The backing member provides a low reluctance path for magnetic fields at those faces of the magnets adjacent thereto and has the effect of concentrating the magnetic fields extending between the pole faces. The effect of this is that the magnetic fields are orthogonal to the respective current paths.'

The transducer according to this embodiment operates in a manner somewhat similar to the embodiments described beforehand, except that acoustic rigidity of the zones 117 is maintained by the compounded formation 118 rather than by tension on the diaphragm.

The transducers of the embodiments illustrated in figures 9, 10 and 11 are somewhat similar to the transducer illustrated in figures 5 to 8, and the reference numerals used in figures 9, 10 and 11 refer to the same parts as described in relation to the embodiment of figures 5 to 8.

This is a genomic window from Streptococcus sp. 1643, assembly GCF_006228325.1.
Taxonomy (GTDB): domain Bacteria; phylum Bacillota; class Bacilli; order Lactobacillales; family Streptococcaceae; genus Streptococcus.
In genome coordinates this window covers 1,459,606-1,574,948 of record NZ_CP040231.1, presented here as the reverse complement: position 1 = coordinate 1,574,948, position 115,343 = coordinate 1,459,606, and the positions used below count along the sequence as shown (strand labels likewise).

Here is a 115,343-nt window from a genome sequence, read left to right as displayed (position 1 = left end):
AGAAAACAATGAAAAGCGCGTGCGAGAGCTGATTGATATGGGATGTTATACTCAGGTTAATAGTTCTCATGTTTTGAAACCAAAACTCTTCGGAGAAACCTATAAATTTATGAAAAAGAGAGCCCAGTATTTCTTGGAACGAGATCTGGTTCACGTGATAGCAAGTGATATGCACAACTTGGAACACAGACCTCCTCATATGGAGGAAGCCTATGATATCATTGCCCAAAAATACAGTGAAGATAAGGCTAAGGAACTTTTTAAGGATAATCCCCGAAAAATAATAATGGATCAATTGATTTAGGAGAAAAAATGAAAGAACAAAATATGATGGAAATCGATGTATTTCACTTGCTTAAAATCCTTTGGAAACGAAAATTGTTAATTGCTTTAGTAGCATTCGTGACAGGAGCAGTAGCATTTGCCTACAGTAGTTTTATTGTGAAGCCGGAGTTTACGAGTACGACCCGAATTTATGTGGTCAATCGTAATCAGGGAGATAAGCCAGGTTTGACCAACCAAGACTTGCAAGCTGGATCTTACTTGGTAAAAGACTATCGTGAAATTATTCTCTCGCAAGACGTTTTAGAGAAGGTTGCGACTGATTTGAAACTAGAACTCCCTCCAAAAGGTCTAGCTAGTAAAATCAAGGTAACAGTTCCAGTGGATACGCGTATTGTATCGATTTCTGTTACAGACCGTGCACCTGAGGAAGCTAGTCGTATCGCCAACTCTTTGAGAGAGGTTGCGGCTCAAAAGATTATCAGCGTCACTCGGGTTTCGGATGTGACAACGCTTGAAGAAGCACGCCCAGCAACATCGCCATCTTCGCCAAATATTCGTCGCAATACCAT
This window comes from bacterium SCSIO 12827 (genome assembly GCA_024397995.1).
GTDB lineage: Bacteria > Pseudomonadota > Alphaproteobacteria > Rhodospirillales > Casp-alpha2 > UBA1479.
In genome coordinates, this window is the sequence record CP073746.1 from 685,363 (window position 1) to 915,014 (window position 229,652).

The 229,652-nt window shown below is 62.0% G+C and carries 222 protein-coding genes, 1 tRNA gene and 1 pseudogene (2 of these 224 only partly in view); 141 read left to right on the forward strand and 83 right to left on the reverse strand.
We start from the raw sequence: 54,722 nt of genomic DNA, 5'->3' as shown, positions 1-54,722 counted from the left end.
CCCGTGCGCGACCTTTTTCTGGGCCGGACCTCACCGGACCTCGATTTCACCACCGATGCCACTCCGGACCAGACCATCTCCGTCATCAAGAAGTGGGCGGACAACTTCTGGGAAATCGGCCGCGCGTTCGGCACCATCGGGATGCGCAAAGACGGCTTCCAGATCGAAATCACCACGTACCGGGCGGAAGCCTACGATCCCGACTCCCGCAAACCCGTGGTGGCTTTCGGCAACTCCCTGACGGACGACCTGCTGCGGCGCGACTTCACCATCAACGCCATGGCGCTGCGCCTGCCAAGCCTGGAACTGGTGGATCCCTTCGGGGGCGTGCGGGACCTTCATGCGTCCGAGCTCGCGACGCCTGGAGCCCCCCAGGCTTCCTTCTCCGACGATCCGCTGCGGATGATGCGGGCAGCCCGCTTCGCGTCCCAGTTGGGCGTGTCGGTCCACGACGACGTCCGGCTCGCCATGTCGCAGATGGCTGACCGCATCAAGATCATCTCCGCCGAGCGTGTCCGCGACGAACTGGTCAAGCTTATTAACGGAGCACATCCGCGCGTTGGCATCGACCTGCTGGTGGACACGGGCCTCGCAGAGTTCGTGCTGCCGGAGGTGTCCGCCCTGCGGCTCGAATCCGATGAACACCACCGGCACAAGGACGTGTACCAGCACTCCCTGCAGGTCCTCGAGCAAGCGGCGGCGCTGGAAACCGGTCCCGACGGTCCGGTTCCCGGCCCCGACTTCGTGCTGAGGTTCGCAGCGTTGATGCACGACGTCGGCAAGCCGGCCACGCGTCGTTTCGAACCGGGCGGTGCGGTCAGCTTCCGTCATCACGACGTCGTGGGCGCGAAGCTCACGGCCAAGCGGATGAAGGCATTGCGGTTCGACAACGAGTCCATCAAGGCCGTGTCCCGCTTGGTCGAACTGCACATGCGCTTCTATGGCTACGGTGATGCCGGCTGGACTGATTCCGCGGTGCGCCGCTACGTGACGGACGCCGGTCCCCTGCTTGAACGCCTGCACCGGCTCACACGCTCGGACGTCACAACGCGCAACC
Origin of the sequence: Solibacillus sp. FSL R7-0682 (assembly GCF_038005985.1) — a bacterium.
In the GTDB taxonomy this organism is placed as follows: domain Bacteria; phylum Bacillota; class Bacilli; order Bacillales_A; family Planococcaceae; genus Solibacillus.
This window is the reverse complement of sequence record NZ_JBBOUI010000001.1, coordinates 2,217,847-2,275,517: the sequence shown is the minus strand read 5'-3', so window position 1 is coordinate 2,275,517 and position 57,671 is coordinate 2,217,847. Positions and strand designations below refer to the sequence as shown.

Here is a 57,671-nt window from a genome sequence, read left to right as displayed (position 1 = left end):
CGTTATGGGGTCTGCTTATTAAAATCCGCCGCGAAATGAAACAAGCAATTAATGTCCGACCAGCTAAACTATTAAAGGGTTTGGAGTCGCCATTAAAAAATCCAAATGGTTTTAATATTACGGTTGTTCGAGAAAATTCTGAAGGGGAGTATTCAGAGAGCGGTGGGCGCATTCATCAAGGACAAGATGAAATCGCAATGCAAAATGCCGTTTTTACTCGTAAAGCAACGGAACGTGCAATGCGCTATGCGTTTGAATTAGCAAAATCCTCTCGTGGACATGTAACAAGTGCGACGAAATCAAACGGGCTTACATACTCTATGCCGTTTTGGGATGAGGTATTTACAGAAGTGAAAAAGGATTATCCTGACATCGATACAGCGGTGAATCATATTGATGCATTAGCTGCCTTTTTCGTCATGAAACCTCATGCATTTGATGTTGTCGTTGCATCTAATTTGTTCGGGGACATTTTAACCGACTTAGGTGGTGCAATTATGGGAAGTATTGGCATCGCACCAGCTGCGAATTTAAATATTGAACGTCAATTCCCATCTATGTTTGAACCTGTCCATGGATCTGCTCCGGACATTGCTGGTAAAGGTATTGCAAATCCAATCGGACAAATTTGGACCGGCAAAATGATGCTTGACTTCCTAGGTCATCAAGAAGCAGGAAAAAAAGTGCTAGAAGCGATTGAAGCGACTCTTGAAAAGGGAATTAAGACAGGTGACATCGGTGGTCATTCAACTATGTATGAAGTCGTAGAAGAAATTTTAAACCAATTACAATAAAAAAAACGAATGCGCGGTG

Referring to figure 9, the transducer illustrated therein differs from that of figures 5 to 8 in that there is an audio-frequency conductor 115 on only one face of the diaphragm and it is in the form of a ribbon bonded to the diaphragm 111 in an edge-on manner. The respective current paths 116 defined by the ribbon are located within the region 122 between adjacent poles shoes 124 mounted on the pole faces of the permanent magnets 121. With this arrangement, the diaphragm 111 is capable of undergoing relatively large excursions without the conductor moving out of the influence of the magnetic fields. The ribbon may be curved along its length to provide lateral rigidity.

In an alternative arrangement, the ribbon 115 may be bonded or otherwise secured to a mount extending outwardly from the plane of the diaphragm.

Figure 10 illustrates an arrangement in which a permanent magnet 121 is provided within the projected plane of alternate zones 117a only, the projected planes of the other zones 117b being occupied by pole shoes 126 integral wit or in contact with the backing- member 119. The permanent magnets 121 are so arranged that their pole faces are o the same polarity and each is fitted with a pole shoe 124. Magnetic fields are established between adjacent pole shoes 124 and 126, and the arrangement eliminates the necessit for a permanent magnet corresponding to each zone 117.